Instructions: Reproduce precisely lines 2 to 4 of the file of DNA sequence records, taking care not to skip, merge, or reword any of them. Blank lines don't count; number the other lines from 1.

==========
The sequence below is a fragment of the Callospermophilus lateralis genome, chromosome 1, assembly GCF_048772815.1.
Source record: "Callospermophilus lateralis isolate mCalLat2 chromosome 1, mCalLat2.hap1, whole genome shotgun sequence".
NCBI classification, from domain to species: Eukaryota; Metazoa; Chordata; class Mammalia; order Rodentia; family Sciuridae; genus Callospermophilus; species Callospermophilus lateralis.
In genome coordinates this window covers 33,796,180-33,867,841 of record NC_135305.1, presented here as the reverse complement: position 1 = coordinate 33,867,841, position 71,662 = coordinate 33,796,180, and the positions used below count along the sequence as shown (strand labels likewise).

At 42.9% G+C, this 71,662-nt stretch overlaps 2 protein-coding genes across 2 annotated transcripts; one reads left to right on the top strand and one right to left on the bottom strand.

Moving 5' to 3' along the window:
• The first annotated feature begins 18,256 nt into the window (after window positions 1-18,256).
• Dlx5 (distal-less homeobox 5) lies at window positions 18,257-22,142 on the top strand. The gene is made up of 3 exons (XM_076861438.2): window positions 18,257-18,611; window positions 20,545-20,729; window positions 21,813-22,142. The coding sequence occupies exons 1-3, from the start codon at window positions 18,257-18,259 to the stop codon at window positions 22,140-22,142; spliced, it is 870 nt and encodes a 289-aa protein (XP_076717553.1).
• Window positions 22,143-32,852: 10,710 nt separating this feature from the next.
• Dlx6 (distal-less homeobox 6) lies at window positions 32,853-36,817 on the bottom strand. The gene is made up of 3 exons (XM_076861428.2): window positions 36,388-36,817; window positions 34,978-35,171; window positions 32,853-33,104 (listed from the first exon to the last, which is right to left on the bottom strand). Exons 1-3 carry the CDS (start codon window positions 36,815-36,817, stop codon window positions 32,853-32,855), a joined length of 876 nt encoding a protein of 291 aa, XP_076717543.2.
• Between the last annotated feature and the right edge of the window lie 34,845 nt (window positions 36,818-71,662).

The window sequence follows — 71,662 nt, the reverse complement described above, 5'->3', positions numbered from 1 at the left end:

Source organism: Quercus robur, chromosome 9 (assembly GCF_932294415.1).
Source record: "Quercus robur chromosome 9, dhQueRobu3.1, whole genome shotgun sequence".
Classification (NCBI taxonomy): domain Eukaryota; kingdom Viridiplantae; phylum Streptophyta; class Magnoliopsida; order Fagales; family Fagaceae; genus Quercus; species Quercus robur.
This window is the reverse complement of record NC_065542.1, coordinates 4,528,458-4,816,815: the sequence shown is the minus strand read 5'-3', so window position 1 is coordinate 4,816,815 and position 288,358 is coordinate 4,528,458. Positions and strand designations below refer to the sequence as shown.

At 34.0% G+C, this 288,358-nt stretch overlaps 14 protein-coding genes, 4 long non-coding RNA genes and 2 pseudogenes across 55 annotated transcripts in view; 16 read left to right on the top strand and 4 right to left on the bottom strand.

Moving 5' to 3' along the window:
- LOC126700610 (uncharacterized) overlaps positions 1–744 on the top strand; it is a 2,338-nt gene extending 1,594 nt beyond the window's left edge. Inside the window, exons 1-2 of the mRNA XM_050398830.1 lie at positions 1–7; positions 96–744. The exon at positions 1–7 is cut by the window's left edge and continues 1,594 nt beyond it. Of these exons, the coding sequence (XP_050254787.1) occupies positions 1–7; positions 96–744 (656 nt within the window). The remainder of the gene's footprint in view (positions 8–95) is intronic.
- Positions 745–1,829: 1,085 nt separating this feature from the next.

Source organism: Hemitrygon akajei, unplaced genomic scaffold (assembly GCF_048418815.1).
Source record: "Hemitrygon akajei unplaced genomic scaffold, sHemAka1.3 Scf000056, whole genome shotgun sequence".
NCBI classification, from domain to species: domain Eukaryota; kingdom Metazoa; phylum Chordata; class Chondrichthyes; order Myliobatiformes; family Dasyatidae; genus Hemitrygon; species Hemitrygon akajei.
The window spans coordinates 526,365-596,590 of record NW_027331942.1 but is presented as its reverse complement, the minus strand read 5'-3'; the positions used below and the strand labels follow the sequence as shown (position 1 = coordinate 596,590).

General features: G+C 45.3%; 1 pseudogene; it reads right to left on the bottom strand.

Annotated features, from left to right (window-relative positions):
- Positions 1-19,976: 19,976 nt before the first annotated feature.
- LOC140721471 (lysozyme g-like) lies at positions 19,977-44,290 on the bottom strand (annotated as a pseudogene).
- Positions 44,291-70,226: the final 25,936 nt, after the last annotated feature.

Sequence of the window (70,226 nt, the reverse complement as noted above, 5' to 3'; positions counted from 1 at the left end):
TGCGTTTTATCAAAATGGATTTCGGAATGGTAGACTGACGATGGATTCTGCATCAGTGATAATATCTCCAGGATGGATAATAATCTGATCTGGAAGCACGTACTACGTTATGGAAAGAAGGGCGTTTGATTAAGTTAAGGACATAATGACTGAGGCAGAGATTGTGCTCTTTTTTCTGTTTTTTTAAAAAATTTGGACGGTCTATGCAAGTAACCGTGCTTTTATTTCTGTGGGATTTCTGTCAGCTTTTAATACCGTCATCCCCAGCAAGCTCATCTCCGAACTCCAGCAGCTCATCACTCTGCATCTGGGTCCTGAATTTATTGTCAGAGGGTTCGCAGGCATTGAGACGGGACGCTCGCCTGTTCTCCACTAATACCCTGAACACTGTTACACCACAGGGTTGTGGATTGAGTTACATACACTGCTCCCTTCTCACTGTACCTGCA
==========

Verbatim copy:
Source record: "Callospermophilus lateralis isolate mCalLat2 chromosome 1, mCalLat2.hap1, whole genome shotgun sequence".
NCBI classification, from domain to species: Eukaryota; Metazoa; Chordata; class Mammalia; order Rodentia; family Sciuridae; genus Callospermophilus; species Callospermophilus lateralis.
In genome coordinates this window covers 33,796,180-33,867,841 of record NC_135305.1, presented here as the reverse complement: position 1 = coordinate 33,867,841, position 71,662 = coordinate 33,796,180, and the positions used below count along the sequence as shown (strand labels likewise).